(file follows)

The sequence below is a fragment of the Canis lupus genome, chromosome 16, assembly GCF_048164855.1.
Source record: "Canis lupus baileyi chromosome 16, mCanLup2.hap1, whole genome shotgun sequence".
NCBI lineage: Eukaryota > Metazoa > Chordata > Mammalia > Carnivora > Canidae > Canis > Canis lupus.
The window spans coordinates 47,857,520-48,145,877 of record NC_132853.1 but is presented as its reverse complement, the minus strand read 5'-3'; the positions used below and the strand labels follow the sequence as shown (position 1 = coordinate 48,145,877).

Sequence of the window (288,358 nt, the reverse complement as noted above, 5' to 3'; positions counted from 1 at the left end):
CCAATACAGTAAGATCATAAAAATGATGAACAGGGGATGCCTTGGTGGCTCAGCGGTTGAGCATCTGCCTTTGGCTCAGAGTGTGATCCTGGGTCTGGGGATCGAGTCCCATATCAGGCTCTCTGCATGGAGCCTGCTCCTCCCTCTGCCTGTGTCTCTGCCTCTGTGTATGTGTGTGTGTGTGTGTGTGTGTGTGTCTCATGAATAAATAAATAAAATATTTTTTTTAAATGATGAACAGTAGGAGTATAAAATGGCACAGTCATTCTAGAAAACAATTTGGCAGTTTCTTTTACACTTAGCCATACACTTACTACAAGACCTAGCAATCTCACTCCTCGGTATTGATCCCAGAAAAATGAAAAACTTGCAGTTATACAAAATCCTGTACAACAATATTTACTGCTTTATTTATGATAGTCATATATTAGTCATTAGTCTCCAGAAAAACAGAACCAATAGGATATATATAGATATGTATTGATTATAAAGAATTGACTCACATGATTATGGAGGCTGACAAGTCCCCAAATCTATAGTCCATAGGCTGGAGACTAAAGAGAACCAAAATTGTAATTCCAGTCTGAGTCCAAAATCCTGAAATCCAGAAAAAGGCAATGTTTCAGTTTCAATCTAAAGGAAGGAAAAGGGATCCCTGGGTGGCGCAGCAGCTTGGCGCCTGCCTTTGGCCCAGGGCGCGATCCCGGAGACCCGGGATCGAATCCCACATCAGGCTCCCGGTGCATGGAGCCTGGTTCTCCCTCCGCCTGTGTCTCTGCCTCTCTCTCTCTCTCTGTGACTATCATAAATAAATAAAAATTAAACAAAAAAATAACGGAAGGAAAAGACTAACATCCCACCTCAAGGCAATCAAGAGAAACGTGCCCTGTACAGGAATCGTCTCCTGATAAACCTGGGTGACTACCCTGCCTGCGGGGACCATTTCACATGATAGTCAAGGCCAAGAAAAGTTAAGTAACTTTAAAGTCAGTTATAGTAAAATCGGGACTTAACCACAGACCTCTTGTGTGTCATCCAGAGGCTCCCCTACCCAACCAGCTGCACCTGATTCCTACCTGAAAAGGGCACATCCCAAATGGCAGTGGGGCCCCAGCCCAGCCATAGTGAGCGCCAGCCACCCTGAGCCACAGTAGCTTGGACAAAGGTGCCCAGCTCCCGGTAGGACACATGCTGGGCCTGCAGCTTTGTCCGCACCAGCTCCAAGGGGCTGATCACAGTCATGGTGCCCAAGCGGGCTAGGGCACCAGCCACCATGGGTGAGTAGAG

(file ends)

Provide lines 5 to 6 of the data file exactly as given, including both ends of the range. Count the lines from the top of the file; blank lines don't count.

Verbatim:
Sequence of the window (288,358 nt, the reverse complement as noted above, 5' to 3'; positions counted from 1 at the left end):
CCAATACAGTAAGATCATAAAAATGATGAACAGGGGATGCCTTGGTGGCTCAGCGGTTGAGCATCTGCCTTTGGCTCAGAGTGTGATCCTGGGTCTGGGGATCGAGTCCCATATCAGGCTCTCTGCATGGAGCCTGCTCCTCCCTCTGCCTGTGTCTCTGCCTCTGTGTATGTGTGTGTGTGTGTGTGTGTGTGTGTCTCATGAATAAATAAATAAAATATTTTTTTTAAATGATGAACAGTAGGAGTATAAAATGGCACAGTCATTCTAGAAAACAATTTGGCAGTTTCTTTTACACTTAGCCATACACTTACTACAAGACCTAGCAATCTCACTCCTCGGTATTGATCCCAGAAAAATGAAAAACTTGCAGTTATACAAAATCCTGTACAACAATATTTACTGCTTTATTTATGATAGTCATATATTAGTCATTAGTCTCCAGAAAAACAGAACCAATAGGATATATATAGATATGTATTGATTATAAAGAATTGACTCACATGATTATGGAGGCTGACAAGTCCCCAAATCTATAGTCCATAGGCTGGAGACTAAAGAGAACCAAAATTGTAATTCCAGTCTGAGTCCAAAATCCTGAAATCCAGAAAAAGGCAATGTTTCAGTTTCAATCTAAAGGAAGGAAAAGGGATCCCTGGGTGGCGCAGCAGCTTGGCGCCTGCCTTTGGCCCAGGGCGCGATCCCGGAGACCCGGGATCGAATCCCACATCAGGCTCCCGGTGCATGGAGCCTGGTTCTCCCTCCGCCTGTGTCTCTGCCTCTCTCTCTCTCTCTGTGACTATCATAAATAAATAAAAATTAAACAAAAAAATAACGGAAGGAAAAGACTAACATCCCACCTCAAGGCAATCAAGAGAAACGTGCCCTGTACAGGAATCGTCTCCTGATAAACCTGGGTGACTACCCTGCCTGCGGGGACCATTTCACATGATAGTCAAGGCCAAGAAAAGTTAAGTAACTTTAAAGTCAGTTATAGTAAAATCGGGACTTAACCACAGACCTCTTGTGTGTCATCCAGAGGCTCCCCTACCCAACCAGCTGCACCTGATTCCTACCTGAAAAGGGCACATCCCAAATGGCAGTGGGGCCCCAGCCCAGCCATAGTGAGCGCCAGCCACCCTGAGCCACAGTAGCTTGGACAAAGGTGCCCAGCTCCCGGTAGGACACATGCTGGGCCTGCAGCTTTGTCCGCACCAGCTCCAAGGGGCTGATCACAGTCATGGTGCCCAAGCGGGCTAGGGCACCAGCCACCATGGGTGAGTAGAG